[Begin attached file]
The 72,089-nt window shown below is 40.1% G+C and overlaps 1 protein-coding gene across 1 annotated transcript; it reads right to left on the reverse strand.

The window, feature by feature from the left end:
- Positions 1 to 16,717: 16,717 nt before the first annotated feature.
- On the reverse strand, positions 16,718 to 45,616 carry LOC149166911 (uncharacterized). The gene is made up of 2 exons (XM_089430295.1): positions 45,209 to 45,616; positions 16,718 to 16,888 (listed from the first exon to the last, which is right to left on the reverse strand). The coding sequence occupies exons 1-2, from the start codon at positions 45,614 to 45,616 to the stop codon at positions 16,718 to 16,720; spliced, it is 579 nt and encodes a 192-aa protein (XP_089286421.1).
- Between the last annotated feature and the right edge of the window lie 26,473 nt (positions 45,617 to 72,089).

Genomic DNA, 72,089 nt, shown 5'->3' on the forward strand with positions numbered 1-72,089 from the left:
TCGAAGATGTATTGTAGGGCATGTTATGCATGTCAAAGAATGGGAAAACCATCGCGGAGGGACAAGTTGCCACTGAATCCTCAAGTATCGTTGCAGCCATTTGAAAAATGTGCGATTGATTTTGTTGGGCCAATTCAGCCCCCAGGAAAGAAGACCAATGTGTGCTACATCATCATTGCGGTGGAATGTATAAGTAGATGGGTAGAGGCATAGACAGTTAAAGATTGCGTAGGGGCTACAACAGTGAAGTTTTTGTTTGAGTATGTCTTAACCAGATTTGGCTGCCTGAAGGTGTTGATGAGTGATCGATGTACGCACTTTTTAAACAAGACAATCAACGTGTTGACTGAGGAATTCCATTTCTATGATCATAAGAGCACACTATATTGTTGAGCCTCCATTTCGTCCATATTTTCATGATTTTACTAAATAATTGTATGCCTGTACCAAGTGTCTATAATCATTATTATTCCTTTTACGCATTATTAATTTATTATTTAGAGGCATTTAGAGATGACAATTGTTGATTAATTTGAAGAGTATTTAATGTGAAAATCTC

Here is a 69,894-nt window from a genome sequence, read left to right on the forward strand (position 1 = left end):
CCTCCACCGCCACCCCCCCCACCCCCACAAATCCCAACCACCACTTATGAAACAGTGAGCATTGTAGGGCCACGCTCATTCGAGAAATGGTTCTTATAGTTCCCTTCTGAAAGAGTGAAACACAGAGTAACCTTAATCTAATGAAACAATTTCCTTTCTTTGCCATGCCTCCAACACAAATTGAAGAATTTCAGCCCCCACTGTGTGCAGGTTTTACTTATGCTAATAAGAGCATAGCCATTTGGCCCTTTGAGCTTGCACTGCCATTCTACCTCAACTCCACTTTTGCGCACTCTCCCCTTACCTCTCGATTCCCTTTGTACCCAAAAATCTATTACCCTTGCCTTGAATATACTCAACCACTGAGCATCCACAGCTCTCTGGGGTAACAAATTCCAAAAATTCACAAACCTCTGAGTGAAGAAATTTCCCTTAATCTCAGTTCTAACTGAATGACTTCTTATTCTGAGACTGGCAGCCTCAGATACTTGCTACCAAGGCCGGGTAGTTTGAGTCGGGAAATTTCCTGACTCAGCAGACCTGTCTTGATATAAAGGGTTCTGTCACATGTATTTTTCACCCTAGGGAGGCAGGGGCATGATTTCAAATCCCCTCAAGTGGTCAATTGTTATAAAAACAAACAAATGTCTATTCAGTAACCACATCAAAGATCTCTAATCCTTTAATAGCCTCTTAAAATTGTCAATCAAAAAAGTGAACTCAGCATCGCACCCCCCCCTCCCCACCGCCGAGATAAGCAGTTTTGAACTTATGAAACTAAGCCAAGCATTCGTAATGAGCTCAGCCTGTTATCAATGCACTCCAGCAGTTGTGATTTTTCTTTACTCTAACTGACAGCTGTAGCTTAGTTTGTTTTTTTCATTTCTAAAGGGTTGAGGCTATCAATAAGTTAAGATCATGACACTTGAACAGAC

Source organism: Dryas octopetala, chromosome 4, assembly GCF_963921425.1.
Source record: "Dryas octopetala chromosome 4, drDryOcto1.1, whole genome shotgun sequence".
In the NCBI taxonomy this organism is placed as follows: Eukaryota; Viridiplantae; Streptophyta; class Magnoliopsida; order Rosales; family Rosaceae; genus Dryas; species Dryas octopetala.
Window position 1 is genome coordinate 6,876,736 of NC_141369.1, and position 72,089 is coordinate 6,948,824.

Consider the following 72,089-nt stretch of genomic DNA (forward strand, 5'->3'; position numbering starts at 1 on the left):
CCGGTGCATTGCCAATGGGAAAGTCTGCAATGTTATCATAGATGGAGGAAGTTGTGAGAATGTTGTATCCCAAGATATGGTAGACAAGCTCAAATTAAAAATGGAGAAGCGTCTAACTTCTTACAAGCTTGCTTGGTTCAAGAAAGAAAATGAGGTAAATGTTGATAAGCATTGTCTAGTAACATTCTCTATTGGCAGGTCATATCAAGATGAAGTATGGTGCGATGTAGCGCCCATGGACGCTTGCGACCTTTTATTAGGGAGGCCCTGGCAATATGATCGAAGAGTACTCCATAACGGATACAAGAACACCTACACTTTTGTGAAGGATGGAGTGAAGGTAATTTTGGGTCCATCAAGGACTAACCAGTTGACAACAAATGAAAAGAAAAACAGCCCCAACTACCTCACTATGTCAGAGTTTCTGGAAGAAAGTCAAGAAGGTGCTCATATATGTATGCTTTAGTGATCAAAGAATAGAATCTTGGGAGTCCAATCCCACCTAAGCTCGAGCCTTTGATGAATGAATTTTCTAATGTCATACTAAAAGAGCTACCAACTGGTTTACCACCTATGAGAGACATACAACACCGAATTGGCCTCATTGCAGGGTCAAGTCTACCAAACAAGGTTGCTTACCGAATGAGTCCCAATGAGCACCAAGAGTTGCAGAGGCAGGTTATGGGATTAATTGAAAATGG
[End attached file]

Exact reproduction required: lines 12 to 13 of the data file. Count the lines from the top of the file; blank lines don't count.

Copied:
In the NCBI taxonomy this organism is placed as follows: Eukaryota; Viridiplantae; Streptophyta; class Magnoliopsida; order Rosales; family Rosaceae; genus Dryas; species Dryas octopetala.
Window position 1 is genome coordinate 6,876,736 of NC_141369.1, and position 72,089 is coordinate 6,948,824.